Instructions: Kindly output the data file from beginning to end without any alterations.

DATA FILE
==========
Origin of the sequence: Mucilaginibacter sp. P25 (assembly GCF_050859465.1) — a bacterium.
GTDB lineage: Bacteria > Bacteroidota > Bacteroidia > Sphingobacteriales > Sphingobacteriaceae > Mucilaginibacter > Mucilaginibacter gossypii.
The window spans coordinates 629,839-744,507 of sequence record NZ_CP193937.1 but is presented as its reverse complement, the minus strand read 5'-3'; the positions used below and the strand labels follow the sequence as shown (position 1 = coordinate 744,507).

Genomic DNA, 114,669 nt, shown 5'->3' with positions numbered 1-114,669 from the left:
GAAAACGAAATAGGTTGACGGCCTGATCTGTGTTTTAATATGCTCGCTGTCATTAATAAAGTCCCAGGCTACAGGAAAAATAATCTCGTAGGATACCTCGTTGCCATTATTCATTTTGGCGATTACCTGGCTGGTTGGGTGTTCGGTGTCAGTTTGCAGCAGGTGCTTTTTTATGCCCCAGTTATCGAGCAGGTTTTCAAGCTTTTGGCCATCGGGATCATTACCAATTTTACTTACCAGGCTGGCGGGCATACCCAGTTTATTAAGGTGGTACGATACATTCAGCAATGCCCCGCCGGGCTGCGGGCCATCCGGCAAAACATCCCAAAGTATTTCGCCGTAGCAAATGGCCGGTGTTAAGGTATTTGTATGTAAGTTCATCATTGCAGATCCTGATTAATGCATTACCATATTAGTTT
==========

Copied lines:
Origin of the sequence: Mucilaginibacter sp. P25 (assembly GCF_050859465.1) — a bacterium.
GTDB lineage: Bacteria > Bacteroidota > Bacteroidia > Sphingobacteriales > Sphingobacteriaceae > Mucilaginibacter > Mucilaginibacter gossypii.
The window spans coordinates 629,839-744,507 of sequence record NZ_CP193937.1 but is presented as its reverse complement, the minus strand read 5'-3'; the positions used below and the strand labels follow the sequence as shown (position 1 = coordinate 744,507).

Genomic DNA, 114,669 nt, shown 5'->3' with positions numbered 1-114,669 from the left:
GAAAACGAAATAGGTTGACGGCCTGATCTGTGTTTTAATATGCTCGCTGTCATTAATAAAGTCCCAGGCTACAGGAAAAATAATCTCGTAGGATACCTCGTTGCCATTATTCATTTTGGCGATTACCTGGCTGGTTGGGTGTTCGGTGTCAGTTTGCAGCAGGTGCTTTTTTATGCCCCAGTTATCGAGCAGGTTTTCAAGCTTTTGGCCATCGGGATCATTACCAATTTTACTTACCAGGCTGGCGGGCATACCCAGTTTATTAAGGTGGTACGATACATTCAGCAATGCCCCGCCGGGCTGCGGGCCATCCGGCAAAACATCCCAAAGTATTTCGCCGTAGCAAATGGCCGGTGTTAAGGTATTTGTATGTAAGTTCATCATTGCAGATCCTGATTAATGCATTACCATATTAGTTT